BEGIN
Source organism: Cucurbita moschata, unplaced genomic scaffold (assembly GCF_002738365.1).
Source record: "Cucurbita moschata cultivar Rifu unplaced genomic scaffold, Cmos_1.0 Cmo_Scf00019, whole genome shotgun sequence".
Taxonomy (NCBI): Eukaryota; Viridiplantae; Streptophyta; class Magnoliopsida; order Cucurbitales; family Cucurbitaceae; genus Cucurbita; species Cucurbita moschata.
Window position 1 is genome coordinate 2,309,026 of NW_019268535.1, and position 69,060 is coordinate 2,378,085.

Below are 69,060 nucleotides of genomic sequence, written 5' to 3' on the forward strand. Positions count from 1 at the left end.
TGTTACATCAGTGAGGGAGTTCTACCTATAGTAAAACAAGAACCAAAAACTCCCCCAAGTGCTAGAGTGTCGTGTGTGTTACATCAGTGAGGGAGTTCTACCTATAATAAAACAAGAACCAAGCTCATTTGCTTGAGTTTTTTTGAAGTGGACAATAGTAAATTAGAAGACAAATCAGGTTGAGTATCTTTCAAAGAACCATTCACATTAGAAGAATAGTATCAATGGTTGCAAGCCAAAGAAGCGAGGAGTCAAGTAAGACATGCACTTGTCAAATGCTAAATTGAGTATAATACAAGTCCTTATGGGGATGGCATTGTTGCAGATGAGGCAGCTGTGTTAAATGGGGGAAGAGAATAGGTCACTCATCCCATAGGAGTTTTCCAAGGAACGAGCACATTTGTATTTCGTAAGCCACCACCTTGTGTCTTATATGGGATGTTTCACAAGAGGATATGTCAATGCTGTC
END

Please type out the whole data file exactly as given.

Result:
Source organism: Cucurbita moschata, unplaced genomic scaffold (assembly GCF_002738365.1).
Source record: "Cucurbita moschata cultivar Rifu unplaced genomic scaffold, Cmos_1.0 Cmo_Scf00019, whole genome shotgun sequence".
Taxonomy (NCBI): Eukaryota; Viridiplantae; Streptophyta; class Magnoliopsida; order Cucurbitales; family Cucurbitaceae; genus Cucurbita; species Cucurbita moschata.
Window position 1 is genome coordinate 2,309,026 of NW_019268535.1, and position 69,060 is coordinate 2,378,085.

Below are 69,060 nucleotides of genomic sequence, written 5' to 3' on the forward strand. Positions count from 1 at the left end.
TGTTACATCAGTGAGGGAGTTCTACCTATAGTAAAACAAGAACCAAAAACTCCCCCAAGTGCTAGAGTGTCGTGTGTGTTACATCAGTGAGGGAGTTCTACCTATAATAAAACAAGAACCAAGCTCATTTGCTTGAGTTTTTTTGAAGTGGACAATAGTAAATTAGAAGACAAATCAGGTTGAGTATCTTTCAAAGAACCATTCACATTAGAAGAATAGTATCAATGGTTGCAAGCCAAAGAAGCGAGGAGTCAAGTAAGACATGCACTTGTCAAATGCTAAATTGAGTATAATACAAGTCCTTATGGGGATGGCATTGTTGCAGATGAGGCAGCTGTGTTAAATGGGGGAAGAGAATAGGTCACTCATCCCATAGGAGTTTTCCAAGGAACGAGCACATTTGTATTTCGTAAGCCACCACCTTGTGTCTTATATGGGATGTTTCACAAGAGGATATGTCAATGCTGTC